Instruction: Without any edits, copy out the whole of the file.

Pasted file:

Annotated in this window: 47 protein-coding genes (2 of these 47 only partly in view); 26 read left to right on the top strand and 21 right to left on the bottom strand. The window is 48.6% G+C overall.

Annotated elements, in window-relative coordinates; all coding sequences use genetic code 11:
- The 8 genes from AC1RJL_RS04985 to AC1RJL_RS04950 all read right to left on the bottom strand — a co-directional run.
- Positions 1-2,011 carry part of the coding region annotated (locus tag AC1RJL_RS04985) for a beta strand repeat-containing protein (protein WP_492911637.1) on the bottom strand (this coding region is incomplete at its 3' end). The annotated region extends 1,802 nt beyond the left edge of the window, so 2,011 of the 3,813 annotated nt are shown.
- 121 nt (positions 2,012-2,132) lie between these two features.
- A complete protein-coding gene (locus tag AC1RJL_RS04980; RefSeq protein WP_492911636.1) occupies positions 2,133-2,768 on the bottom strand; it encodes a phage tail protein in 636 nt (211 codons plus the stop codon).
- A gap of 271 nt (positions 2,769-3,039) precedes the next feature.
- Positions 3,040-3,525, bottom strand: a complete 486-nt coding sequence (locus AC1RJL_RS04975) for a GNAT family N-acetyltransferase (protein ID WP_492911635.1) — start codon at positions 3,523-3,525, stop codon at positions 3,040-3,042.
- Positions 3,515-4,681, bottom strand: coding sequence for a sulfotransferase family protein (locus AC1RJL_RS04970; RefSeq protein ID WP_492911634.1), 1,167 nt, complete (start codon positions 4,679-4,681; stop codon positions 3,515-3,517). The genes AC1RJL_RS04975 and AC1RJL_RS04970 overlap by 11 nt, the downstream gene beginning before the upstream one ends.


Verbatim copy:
Annotated in this window: 47 protein-coding genes (2 of these 47 only partly in view); 26 read left to right on the top strand and 21 right to left on the bottom strand. The window is 48.6% G+C overall.

Annotated elements, in window-relative coordinates; all coding sequences use genetic code 11:
- The 8 genes from AC1RJL_RS04985 to AC1RJL_RS04950 all read right to left on the bottom strand — a co-directional run.
- Positions 1-2,011 carry part of the coding region annotated (locus tag AC1RJL_RS04985) for a beta strand repeat-containing protein (protein WP_492911637.1) on the bottom strand (this coding region is incomplete at its 3' end). The annotated region extends 1,802 nt beyond the left edge of the window, so 2,011 of the 3,813 annotated nt are shown.
- 121 nt (positions 2,012-2,132) lie between these two features.
- A complete protein-coding gene (locus tag AC1RJL_RS04980; RefSeq protein WP_492911636.1) occupies positions 2,133-2,768 on the bottom strand; it encodes a phage tail protein in 636 nt (211 codons plus the stop codon).
- A gap of 271 nt (positions 2,769-3,039) precedes the next feature.
- Positions 3,040-3,525, bottom strand: a complete 486-nt coding sequence (locus AC1RJL_RS04975) for a GNAT family N-acetyltransferase (protein ID WP_492911635.1) — start codon at positions 3,523-3,525, stop codon at positions 3,040-3,042.
- Positions 3,515-4,681, bottom strand: coding sequence for a sulfotransferase family protein (locus AC1RJL_RS04970; RefSeq protein ID WP_492911634.1), 1,167 nt, complete (start codon positions 4,679-4,681; stop codon positions 3,515-3,517). The genes AC1RJL_RS04975 and AC1RJL_RS04970 overlap by 11 nt, the downstream gene beginning before the upstream one ends.